A reader reports an unusual treatment for foot cramps. Is there any science to back it up? Plus: Should Seattleites take vitamin D supplements to get through winter?

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Q: I have suffered from extremely painful foot cramps for most of my adult life. When they occur, it feels as if someone is wringing the bottom of my foot like a towel in two different directions.

I have had a complete neurological work-up, and the diagnosis was benign foot cramps. I was given gabapentin to take daily, but it makes me very sleepy. I don’t like to take a daily drug for foot cramps that occur only about twice a month. Soap in the bed does not work. Clonazepam taken at the first sign of the cramp works, but it takes 10 to 20 minutes.

By accident I discovered that if I hold my breath for 30 seconds several times in a row, the foot cramp often goes away. I have to catch it coming on very early. Has this phenomenon ever been reported? Do you have any idea why it might work?

A: Many muscle cramps appear to be caused by overactive nerves stimulating the muscles to contract. In your case, these are the muscles in the sole of your foot. The result of such repetitive stimulation is a cramp.

Counterstimulation of sensory neurons that send messages to the spinal cord often can override the hyperactive nerves that were misbehaving. This seems to be how pickle juice, yellow mustard or the product called HotShot works to reverse cramps quickly (Muscle & Nerve, September 2017).

Quite a few readers report that pinching the upper lip can stop a leg or foot cramp. We suspect that it also may be working through counterstimulation. Whether or not holding your breath has a similar effect we can’t say.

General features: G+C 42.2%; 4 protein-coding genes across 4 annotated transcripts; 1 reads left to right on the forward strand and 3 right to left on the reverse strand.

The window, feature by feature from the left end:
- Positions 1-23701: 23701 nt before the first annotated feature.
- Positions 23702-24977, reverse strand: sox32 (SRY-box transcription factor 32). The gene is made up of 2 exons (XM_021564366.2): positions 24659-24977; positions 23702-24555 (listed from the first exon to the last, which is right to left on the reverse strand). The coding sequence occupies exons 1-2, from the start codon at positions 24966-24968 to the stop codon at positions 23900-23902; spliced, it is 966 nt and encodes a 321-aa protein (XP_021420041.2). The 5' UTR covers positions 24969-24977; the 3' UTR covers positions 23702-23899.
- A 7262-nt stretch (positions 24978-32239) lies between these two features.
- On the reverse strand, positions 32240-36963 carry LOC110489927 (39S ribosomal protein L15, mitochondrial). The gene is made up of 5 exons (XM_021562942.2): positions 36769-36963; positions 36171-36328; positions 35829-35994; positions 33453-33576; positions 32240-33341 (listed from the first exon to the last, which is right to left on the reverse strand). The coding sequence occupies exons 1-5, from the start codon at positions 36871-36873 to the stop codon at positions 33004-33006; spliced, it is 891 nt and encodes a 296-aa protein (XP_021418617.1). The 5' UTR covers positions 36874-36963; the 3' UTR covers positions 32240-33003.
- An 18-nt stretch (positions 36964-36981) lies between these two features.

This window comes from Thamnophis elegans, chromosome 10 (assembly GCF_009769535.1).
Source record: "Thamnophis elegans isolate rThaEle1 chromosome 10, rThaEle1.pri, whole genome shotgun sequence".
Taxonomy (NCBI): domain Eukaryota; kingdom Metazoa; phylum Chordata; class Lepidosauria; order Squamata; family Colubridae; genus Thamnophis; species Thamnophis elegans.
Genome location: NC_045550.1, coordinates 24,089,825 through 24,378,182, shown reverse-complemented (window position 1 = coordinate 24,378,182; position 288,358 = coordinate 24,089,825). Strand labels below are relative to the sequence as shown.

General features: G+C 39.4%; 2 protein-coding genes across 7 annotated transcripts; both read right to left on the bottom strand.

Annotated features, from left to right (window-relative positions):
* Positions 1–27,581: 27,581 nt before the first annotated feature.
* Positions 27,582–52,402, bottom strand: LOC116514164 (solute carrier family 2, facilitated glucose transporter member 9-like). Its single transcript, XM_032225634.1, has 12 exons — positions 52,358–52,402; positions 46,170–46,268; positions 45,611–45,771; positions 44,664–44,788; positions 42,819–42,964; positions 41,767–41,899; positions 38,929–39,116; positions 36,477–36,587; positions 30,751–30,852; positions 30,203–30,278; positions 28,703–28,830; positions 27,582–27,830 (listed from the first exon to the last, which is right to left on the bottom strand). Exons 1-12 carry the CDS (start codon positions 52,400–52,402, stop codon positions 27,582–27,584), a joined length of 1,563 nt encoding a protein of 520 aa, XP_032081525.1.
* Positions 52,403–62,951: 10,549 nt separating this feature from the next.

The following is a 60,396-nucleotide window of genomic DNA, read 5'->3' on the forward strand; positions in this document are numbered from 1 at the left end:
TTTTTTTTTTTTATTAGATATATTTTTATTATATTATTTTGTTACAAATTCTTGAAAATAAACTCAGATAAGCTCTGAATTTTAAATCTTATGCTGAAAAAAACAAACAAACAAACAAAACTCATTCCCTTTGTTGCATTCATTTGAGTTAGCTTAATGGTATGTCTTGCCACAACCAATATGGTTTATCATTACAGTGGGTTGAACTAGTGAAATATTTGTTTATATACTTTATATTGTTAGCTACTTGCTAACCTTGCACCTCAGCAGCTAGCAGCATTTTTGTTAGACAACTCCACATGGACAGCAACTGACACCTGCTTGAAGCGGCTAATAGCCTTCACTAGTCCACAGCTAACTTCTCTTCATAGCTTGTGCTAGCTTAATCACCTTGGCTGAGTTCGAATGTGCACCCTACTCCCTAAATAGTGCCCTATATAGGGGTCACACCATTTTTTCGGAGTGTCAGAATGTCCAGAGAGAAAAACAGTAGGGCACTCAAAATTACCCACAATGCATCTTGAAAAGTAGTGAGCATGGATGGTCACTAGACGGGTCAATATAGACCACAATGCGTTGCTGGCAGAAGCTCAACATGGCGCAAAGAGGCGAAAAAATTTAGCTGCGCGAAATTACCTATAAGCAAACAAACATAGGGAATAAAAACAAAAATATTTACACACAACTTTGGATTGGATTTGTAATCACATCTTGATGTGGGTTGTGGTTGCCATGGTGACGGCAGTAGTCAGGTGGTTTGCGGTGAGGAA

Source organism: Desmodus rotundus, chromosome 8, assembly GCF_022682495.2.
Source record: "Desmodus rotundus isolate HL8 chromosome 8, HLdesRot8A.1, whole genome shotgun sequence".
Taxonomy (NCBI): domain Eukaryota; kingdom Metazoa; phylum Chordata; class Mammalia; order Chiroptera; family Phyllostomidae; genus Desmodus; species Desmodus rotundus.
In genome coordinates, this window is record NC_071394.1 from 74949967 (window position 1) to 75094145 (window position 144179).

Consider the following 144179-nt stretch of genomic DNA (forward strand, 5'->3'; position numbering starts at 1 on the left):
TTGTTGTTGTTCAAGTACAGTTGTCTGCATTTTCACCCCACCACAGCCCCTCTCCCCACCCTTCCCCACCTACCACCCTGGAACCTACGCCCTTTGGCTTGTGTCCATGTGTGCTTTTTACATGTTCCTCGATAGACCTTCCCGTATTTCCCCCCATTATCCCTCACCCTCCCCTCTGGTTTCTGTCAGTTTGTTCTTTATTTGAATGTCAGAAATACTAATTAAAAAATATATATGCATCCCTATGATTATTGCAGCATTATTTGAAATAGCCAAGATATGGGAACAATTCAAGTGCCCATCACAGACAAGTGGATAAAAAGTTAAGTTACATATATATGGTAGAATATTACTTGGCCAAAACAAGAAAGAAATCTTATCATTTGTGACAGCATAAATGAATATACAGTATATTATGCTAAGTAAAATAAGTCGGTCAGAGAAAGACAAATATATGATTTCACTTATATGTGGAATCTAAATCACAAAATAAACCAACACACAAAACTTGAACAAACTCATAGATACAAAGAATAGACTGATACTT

Q: I live in Seattle. How could I get an adequate amount of vitamin D during our overcast and foggy nine-month-long winters without taking a supplement? I know the recent research on vitamin D showed it doesn’t help for heart disease, but doesn’t it protect against bone loss? My doctor recommended a vitamin D supplement when I was diagnosed with osteopenia several years ago. Am I pouring my money down a rathole?

A: Many readers were upset to learn about the results of the VITAL clinical trial (New England Journal of Medicine, Nov. 10, 2018). It demonstrated that people taking 2,000 IU of vitamin D were no less likely than those on placebo to develop cancer or suffer cardiovascular complications. This study did not address bone health.

We think that adequate levels of vitamin D are essential for good health. People who live in northern regions may find it difficult to get enough vitamin D through sun exposure.

To learn more about the complex role vitamin D plays in the body and how much is needed, you may wish to read Dr. Tieraona Low Dog’s book “Fortify Your Life: Your Guide to Vitamins, Minerals, and More.” It is available in libraries or in a special paperback edition from www.PeoplesPharmacy.com.

Q: I’ve been sprinkling lavender oil on my pillow every night for years; I’ve found it very soothing and relaxing. Zero side effects.

We also used this herbal oil to help calm my late mother’s anxiety after she came home from rehabbing a broken hip. Again, zero side effects.

A: Aromatherapy, whether with lavender, camomile or peppermint essential oil, has been shown to help hospitalized cancer patients sleep better (Oncology Nursing Forum, July 1, 2017). There also is some evidence that lavender oil can help ease anxiety (Mental Health Clinician, March 26, 2018).